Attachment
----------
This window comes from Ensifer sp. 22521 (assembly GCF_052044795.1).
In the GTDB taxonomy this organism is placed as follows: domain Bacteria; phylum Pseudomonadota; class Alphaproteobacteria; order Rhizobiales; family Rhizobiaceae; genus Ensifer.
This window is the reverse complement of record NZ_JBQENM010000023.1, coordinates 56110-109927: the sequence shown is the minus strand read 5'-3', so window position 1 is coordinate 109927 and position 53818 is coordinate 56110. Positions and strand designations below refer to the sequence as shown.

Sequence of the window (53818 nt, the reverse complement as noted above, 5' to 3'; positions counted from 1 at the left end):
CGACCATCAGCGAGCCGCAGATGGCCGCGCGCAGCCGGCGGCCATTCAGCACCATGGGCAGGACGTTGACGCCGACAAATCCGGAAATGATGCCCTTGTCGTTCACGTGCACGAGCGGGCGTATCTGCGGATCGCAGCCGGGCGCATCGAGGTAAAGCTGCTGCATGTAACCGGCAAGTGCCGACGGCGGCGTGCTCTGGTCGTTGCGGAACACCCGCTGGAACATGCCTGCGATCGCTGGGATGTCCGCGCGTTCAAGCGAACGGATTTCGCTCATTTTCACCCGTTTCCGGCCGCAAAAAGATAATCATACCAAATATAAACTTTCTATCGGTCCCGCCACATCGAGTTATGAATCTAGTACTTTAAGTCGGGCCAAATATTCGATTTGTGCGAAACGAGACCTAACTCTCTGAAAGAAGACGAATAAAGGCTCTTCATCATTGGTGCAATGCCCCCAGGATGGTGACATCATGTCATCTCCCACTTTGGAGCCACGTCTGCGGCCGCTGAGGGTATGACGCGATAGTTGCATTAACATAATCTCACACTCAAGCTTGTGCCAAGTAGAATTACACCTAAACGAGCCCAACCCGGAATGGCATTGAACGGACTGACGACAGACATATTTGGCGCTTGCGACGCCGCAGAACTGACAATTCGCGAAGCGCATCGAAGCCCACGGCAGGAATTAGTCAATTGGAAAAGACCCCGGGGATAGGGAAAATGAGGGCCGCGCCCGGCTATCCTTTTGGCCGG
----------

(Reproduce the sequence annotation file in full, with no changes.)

This window comes from Ensifer sp. 22521 (assembly GCF_052044795.1).
In the GTDB taxonomy this organism is placed as follows: domain Bacteria; phylum Pseudomonadota; class Alphaproteobacteria; order Rhizobiales; family Rhizobiaceae; genus Ensifer.
This window is the reverse complement of record NZ_JBQENM010000023.1, coordinates 56110-109927: the sequence shown is the minus strand read 5'-3', so window position 1 is coordinate 109927 and position 53818 is coordinate 56110. Positions and strand designations below refer to the sequence as shown.

Sequence of the window (53818 nt, the reverse complement as noted above, 5' to 3'; positions counted from 1 at the left end):
CGACCATCAGCGAGCCGCAGATGGCCGCGCGCAGCCGGCGGCCATTCAGCACCATGGGCAGGACGTTGACGCCGACAAATCCGGAAATGATGCCCTTGTCGTTCACGTGCACGAGCGGGCGTATCTGCGGATCGCAGCCGGGCGCATCGAGGTAAAGCTGCTGCATGTAACCGGCAAGTGCCGACGGCGGCGTGCTCTGGTCGTTGCGGAACACCCGCTGGAACATGCCTGCGATCGCTGGGATGTCCGCGCGTTCAAGCGAACGGATTTCGCTCATTTTCACCCGTTTCCGGCCGCAAAAAGATAATCATACCAAATATAAACTTTCTATCGGTCCCGCCACATCGAGTTATGAATCTAGTACTTTAAGTCGGGCCAAATATTCGATTTGTGCGAAACGAGACCTAACTCTCTGAAAGAAGACGAATAAAGGCTCTTCATCATTGGTGCAATGCCCCCAGGATGGTGACATCATGTCATCTCCCACTTTGGAGCCACGTCTGCGGCCGCTGAGGGTATGACGCGATAGTTGCATTAACATAATCTCACACTCAAGCTTGTGCCAAGTAGAATTACACCTAAACGAGCCCAACCCGGAATGGCATTGAACGGACTGACGACAGACATATTTGGCGCTTGCGACGCCGCAGAACTGACAATTCGCGAAGCGCATCGAAGCCCACGGCAGGAATTAGTCAATTGGAAAAGACCCCGGGGATAGGGAAAATGAGGGCCGCGCCCGGCTATCCTTTTGGCCGG